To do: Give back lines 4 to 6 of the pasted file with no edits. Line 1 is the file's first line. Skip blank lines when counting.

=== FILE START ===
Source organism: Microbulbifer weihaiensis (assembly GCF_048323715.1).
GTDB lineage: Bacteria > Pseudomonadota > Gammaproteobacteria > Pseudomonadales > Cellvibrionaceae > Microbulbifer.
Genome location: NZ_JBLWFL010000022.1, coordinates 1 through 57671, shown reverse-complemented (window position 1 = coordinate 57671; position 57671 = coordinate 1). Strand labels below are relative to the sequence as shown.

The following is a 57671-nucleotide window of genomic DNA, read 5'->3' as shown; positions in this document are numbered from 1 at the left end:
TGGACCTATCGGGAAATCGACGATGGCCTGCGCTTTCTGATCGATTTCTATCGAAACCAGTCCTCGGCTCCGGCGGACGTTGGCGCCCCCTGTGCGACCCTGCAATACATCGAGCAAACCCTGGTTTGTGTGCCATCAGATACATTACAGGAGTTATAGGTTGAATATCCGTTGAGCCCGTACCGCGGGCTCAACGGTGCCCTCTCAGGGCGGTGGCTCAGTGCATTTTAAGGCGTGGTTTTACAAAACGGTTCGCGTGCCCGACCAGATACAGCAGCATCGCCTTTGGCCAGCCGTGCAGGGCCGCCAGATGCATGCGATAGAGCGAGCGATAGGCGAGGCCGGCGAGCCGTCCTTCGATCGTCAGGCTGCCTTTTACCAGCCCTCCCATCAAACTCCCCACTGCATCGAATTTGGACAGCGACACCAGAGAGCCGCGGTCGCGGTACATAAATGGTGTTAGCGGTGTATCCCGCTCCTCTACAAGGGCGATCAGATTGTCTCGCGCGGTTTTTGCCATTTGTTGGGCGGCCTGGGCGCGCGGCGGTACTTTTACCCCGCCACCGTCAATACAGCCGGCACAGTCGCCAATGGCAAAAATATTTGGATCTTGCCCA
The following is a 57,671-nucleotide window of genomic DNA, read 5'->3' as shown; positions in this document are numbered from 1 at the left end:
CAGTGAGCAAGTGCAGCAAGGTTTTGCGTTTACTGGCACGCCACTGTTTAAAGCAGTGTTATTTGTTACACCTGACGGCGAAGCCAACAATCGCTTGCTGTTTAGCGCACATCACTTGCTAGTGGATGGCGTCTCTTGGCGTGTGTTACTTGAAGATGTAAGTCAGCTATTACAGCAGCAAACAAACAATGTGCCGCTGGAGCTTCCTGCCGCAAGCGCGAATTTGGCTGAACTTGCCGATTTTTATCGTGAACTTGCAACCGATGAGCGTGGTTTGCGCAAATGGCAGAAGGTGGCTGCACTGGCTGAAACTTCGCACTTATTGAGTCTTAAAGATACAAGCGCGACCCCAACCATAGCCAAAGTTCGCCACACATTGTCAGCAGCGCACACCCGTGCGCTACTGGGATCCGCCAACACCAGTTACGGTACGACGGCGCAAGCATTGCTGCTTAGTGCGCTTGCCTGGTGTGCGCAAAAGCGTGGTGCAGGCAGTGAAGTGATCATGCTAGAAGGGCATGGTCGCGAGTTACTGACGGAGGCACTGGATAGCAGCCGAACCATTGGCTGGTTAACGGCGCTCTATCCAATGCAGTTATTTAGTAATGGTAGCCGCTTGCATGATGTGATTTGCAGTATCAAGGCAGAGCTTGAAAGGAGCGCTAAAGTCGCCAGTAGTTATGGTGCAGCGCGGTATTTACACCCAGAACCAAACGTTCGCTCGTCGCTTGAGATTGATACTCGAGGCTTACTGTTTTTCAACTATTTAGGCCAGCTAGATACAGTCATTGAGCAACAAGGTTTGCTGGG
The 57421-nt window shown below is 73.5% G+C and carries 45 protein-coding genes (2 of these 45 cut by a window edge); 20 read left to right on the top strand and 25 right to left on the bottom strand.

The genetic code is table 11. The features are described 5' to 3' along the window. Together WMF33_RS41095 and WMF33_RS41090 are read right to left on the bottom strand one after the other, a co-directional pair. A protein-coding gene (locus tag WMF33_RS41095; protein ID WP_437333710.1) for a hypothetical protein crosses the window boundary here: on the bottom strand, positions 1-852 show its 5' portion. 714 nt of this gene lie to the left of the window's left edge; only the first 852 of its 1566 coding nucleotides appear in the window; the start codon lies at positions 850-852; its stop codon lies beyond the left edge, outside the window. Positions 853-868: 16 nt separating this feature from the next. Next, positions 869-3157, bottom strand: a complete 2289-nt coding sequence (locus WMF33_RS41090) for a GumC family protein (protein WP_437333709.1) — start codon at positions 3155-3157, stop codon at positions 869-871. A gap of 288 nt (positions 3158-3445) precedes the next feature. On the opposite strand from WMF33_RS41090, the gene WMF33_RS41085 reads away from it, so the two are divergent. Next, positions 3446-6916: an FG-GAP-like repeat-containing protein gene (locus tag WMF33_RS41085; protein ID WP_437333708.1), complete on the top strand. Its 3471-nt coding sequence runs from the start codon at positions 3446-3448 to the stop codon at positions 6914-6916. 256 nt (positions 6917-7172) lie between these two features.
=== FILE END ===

The following is a 57671-nucleotide window of genomic DNA, read 5'->3' as shown; positions in this document are numbered from 1 at the left end:
TGGACCTATCGGGAAATCGACGATGGCCTGCGCTTTCTGATCGATTTCTATCGAAACCAGTCCTCGGCTCCGGCGGACGTTGGCGCCCCCTGTGCGACCCTGCAATACATCGAGCAAACCCTGGTTTGTGTGCCATCAGATACATTACAGGAGTTATAGGTTGAATATCCGTTGAGCCCGTACCGCGGGCTCAACGGTGCCCTCTCAGGGCGGTGGCTCAGTGCATTTTAAGGCGTGGTTTTACAAAACGGTTCGCGTGCCCGACCAGATACAGCAGCATCGCCTTTGGCCAGCCGTGCAGGGCCGCCAGATGCATGCGATAGAGCGAGCGATAGGCGAGGCCGGCGAGCCGTCCTTCGATCGTCAGGCTGCCTTTTACCAGCCCTCCCATCAAACTCCCCACTGCATCGAATTTGGACAGCGACACCAGAGAGCCGCGGTCGCGGTACATAAATGGTGTTAGCGGTGTATCCCGCTCCTCTACAAGGGCGATCAGATTGTCTCGCGCGGTTTTTGCCATTTGTTGGGCGGCCTGGGCGCGCGGCGGTACTTTTACCCCGCCACCGTCAATACAGCCGGCACAGTCGCCAATGGCAAAAATATTTGGATCTTGCCCA
The following is a 57,671-nucleotide window of genomic DNA, read 5'->3' as shown; positions in this document are numbered from 1 at the left end: